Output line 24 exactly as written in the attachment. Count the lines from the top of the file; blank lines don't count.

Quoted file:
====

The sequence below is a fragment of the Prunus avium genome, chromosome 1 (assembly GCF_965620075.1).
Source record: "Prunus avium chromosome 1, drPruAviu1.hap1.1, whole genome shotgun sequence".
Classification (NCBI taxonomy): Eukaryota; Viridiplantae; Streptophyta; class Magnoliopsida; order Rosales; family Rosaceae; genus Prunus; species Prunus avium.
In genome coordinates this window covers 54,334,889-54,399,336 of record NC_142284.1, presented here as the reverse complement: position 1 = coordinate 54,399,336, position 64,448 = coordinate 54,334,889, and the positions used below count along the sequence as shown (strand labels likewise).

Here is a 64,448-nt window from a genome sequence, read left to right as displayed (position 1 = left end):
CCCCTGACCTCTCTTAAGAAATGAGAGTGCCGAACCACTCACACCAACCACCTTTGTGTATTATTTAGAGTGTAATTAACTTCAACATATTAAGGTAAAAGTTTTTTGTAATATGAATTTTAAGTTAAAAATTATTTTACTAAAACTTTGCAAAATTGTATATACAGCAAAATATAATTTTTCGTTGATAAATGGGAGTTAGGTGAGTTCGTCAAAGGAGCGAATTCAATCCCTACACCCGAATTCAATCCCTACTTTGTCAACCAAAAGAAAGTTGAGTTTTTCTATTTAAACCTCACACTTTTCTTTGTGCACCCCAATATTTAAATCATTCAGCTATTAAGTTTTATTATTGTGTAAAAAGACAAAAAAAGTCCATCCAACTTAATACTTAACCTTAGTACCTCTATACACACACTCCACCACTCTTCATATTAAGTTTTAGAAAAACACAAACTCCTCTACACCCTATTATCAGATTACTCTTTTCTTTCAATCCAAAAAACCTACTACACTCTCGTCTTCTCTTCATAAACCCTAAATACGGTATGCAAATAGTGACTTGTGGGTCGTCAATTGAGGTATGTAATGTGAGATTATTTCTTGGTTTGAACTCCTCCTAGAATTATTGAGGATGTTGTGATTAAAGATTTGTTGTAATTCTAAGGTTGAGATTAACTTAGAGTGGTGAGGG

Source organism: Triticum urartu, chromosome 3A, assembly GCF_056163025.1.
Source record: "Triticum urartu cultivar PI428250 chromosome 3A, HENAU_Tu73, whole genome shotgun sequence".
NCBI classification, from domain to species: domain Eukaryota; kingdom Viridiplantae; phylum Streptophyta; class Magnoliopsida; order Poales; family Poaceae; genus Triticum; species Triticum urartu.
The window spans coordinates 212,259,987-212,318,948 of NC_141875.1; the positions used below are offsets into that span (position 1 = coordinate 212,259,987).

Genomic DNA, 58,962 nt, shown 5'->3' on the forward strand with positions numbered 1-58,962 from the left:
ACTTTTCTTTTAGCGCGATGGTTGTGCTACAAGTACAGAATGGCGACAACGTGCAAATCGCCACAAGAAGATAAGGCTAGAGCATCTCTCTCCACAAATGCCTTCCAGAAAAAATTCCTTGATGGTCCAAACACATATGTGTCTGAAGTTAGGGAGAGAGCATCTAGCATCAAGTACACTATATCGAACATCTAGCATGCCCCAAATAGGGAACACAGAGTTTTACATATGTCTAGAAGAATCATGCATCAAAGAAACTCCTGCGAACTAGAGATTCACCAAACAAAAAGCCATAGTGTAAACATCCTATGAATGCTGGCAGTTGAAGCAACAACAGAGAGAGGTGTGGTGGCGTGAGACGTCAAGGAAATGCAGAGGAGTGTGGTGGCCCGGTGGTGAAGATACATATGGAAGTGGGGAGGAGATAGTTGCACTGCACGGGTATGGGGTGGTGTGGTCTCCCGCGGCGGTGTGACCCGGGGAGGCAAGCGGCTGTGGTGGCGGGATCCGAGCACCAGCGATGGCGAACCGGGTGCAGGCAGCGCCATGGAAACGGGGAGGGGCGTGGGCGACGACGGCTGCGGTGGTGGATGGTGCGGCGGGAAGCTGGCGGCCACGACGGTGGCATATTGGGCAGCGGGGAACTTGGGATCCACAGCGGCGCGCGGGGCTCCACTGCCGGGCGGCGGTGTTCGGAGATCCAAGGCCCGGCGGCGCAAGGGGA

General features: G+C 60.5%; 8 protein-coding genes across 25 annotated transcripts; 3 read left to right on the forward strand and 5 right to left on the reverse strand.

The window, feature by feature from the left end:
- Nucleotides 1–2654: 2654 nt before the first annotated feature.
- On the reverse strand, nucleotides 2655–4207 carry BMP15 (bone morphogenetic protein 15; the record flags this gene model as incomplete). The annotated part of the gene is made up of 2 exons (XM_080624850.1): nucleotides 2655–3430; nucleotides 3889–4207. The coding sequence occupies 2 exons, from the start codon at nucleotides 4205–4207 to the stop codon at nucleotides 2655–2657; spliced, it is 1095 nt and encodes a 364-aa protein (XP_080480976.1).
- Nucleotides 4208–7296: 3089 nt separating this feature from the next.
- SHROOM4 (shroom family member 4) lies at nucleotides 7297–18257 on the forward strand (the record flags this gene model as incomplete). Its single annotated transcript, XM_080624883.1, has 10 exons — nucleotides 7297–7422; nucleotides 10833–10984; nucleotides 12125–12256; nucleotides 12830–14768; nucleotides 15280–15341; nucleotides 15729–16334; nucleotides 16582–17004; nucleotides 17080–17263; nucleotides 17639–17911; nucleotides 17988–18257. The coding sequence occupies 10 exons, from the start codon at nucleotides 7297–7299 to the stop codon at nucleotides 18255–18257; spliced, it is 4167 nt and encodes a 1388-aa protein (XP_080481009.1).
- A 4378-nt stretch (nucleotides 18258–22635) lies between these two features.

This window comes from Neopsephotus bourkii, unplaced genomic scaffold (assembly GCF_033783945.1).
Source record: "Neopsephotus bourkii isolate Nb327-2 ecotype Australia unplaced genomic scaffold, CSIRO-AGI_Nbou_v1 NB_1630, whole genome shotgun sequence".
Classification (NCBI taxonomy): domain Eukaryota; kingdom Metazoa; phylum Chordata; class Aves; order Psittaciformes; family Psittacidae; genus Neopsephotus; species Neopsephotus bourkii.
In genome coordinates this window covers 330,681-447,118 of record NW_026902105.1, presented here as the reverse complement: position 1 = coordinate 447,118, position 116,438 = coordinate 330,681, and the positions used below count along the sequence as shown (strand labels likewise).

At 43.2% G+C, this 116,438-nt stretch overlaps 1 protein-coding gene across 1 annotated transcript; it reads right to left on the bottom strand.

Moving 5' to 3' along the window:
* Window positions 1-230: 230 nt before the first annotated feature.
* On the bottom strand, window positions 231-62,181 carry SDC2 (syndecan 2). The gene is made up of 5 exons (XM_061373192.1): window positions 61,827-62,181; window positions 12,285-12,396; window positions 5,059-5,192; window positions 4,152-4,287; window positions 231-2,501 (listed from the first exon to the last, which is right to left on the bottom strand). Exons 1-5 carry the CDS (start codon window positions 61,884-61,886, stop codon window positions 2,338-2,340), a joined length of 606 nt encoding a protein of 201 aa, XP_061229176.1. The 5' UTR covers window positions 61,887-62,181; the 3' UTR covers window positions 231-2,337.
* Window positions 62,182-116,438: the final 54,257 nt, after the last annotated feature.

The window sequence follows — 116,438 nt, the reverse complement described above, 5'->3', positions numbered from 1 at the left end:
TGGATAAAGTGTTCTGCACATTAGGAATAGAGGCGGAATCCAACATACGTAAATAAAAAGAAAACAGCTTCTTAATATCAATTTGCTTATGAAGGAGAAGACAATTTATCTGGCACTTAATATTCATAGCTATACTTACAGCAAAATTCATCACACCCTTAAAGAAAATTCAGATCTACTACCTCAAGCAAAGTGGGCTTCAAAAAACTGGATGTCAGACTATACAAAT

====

At 43.2% G+C, this 116,438-nt stretch overlaps 1 protein-coding gene across 1 annotated transcript; it reads right to left on the bottom strand.